Several courts have adopted an intermediate position of allowing as recoverable damages the amount of the interest owed to the government over the return the taxpayer was able to achieve while the tax dollars remained unpaid. See, for example, Ronson v. Talesnick, 33 F. Supp. 2d 347 (D. N.J. 1999).
Penalties. Mistakes that result in penalty imposition—for example, the section 6662 accuracy-related penalty—are awarded as damages by almost all courts, barring an applicable defense (see below).
Corrective costs. Such costs can include accounting fees to prepare an amended return or legal expenses of challenging a penalty imposition.
Consequential damages. Indirect costs can include lost income and investment opportunities stemming from a tax deficiency that arises from a preparer’s mistake. Due to the speculative nature of such costs, many courts are hesitant to award such damages. For example, see Olson Clough & Straumann, CPAs v. Trayne Props. Inc., 392 N.W.2d 2 (Minn. Ct. App. 1986), regarding a claimed loss of investment opportunities. However, when taxpayers can offer compelling evidence of losses associated with tax return preparation flaws, other courts have awarded damages. For example, in Deloitte, Haskins & Sells v. Green, 403 S.E.2d 818 (Ga. Ct. App. 1991), the amount of the damage award was based on Green’s loss in selling a business where evidence indicated he would not have sold had he received correct tax advice. Punitive or exemplary damages have sometimes also been awarded (see Midwest Supply Inc. v. Waters, 510 P.2d 876 (Nev. 1973), which upheld a punitive damage award of $100,000 related to an H&R Block franchise’s allegedly false and misleading representations).
LIMITING PROFESSIONAL LIABILITY
Tax practitioners may be able to take corrective actions to eliminate or at least mitigate liability exposure. They should strongly encourage the taxpayer to correct the mistake or omission via an amended return. As stated earlier, not only does the practitioner have an ethical obligation to render such advice, but documenting the need to file an amended return may ultimately reduce any damage award. In most cases, taxpayers can avoid accuracy-related penalties under section 6662 by submitting a “qualified amended return” (Treas. Reg. § 1.6664-2(c)(3)). Furthermore, appropriate payment submitted with the amended tax return will curb the accrual of any further interest.
In some cases, a statute of limitations may bar taxpayers from commencing suit. Some state statutes are as short as two years (for example, Florida), whereas others are as long as six years (for example, New Jersey). Each state has its own rules regarding what circumstances commence the statute of limitations (for example, commission of the error) or toll it (for example, until discovery of the mistake is actually made). Some states have even recognized a “continuing representation” doctrine that can toll the statute of limitations indefinitely.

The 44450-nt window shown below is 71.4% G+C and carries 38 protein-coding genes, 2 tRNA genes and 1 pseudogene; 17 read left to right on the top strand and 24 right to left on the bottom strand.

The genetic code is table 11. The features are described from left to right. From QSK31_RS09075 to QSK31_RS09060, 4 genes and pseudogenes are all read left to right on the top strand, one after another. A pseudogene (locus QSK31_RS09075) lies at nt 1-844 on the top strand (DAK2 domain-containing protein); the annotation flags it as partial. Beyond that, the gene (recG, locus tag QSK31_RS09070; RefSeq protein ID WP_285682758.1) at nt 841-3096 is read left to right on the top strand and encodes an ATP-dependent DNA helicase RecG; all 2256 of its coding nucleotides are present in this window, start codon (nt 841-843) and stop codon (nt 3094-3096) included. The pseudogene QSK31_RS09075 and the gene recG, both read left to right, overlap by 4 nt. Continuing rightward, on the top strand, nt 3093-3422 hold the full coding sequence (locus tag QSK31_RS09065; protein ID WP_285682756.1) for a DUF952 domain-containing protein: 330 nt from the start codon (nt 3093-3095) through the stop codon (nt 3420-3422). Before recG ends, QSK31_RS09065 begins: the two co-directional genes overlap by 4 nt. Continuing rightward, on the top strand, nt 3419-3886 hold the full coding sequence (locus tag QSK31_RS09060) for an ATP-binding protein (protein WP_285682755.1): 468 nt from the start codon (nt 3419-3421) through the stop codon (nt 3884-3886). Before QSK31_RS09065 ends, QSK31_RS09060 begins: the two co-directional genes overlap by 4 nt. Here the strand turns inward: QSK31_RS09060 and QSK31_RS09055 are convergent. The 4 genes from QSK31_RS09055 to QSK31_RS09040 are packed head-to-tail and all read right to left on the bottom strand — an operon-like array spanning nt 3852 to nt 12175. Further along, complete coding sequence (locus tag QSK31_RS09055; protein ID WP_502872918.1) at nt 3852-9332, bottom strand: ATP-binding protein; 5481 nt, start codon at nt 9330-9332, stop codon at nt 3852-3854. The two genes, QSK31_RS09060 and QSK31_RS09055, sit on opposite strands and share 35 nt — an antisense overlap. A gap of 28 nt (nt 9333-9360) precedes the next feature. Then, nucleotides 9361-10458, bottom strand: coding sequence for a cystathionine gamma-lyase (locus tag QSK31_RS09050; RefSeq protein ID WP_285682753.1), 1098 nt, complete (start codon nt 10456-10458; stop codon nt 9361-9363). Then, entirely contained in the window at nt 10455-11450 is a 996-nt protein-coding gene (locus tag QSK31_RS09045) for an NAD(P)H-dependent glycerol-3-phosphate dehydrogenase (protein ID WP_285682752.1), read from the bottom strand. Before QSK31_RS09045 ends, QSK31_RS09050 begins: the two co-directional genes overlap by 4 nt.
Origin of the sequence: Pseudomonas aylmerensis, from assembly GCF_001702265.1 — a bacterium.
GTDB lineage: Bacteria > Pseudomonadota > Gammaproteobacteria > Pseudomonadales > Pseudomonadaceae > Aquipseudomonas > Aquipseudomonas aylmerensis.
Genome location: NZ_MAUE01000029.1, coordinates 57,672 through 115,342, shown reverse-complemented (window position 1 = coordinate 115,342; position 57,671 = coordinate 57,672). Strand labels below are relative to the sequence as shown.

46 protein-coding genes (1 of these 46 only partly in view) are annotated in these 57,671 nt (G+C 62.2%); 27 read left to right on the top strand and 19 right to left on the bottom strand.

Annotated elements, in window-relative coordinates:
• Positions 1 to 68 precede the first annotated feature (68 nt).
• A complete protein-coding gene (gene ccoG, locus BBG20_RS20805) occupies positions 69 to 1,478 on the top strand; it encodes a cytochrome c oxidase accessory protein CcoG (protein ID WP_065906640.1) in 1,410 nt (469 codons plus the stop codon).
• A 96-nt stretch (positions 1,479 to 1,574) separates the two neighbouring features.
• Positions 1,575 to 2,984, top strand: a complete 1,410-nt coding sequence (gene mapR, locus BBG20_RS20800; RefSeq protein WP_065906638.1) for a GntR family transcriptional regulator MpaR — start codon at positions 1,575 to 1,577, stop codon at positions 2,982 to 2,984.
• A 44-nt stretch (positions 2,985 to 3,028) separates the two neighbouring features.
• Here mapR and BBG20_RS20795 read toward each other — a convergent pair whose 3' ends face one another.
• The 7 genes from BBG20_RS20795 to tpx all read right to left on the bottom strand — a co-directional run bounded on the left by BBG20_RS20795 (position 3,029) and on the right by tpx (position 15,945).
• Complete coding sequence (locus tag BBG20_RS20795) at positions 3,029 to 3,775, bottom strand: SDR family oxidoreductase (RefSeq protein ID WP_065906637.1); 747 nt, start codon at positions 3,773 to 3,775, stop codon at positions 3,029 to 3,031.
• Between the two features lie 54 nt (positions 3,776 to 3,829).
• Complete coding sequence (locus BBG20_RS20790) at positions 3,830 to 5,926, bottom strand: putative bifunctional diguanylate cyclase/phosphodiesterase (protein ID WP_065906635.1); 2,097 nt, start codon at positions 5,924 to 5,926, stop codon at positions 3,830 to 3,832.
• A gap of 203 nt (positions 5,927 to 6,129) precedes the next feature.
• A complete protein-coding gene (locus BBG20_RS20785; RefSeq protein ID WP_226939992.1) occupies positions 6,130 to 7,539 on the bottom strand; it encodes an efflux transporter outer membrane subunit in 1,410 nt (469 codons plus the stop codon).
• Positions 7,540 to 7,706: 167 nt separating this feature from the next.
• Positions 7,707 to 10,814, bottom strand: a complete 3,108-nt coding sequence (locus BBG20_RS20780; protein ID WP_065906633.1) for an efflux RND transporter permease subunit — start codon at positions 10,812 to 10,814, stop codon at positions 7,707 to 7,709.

One more factor that may help limit professional exposure is whether the taxpayer contributed to the problem or assumed the risk of liability. Suppose the tax practitioner asked the taxpayer to review the prepared tax return for its accuracy, and the taxpayer either did not do so or did so negligently or recklessly. In such cases, despite the accountant’s mistake or omission, the taxpayer had the last clear opportunity to remedy the problem. Depending on the jurisdiction, such circumstances may absolve the tax practitioner from liability or reduce the amount of liability to that percentage for which each party might be deemed responsible.
Professional liability for CPA tax preparers and other tax practitioners can arise from mistakes or omissions in preparing clients’ tax returns. Courts have recognized limits on this liability, and, in many instances, tax practitioners may claim defenses and bars to legal liability.
An amended return correcting an error may ameliorate the consequences of the error. However, taxpayers are under no legal obligation to file an amended return, so whether to do so is within their discretion. Correcting errors that involve a method of accounting generally requires permission from the IRS to make the change.
Aside from the Tax Code and court jurisprudence, Treasury Circular 230 and AICPA Statements on Standards for Tax Services (SSTS) prescribe professional and ethical considerations and guidelines.
Generally, tax practitioners are expected under tort law to maintain an appropriate level of professional care, skill and diligence. Taxpayers claiming that a tax preparer breached a duty must also prove that the breach was the proximate cause of their injuries.
Not all errors necessarily give rise to actionable complaints, and plaintiffs generally may not recover as damages the correct amount of their tax liability. Related penalties may be included in damages arising from deficiencies. However, courts have split on whether interest on an underpayment may be recovered, with some allowing recovery by taxpayers. Preparers have sometimes been held liable for taxpayers’ incidental costs and even, in egregious instances, for punitive damages.
Practitioners’ professional liability may be limited by any contributory negligence or actions on the part of the taxpayer, or eliminated by the applicable statute of limitations; however, the latter differs significantly among states in length and when it begins or is tolled.
Jay A. Soled (firstname.lastname@example.org) and Leonard Goodman (email@example.com) are both professors at the Rutgers Business School in Newark and New Brunswick, N.J. The authors thank professor Jacob L. Todres for insightful comments and suggestions.
To comment on this article or to suggest an idea for another article, contact Paul Bonner, senior editor, at firstname.lastname@example.org or 919-402-4434.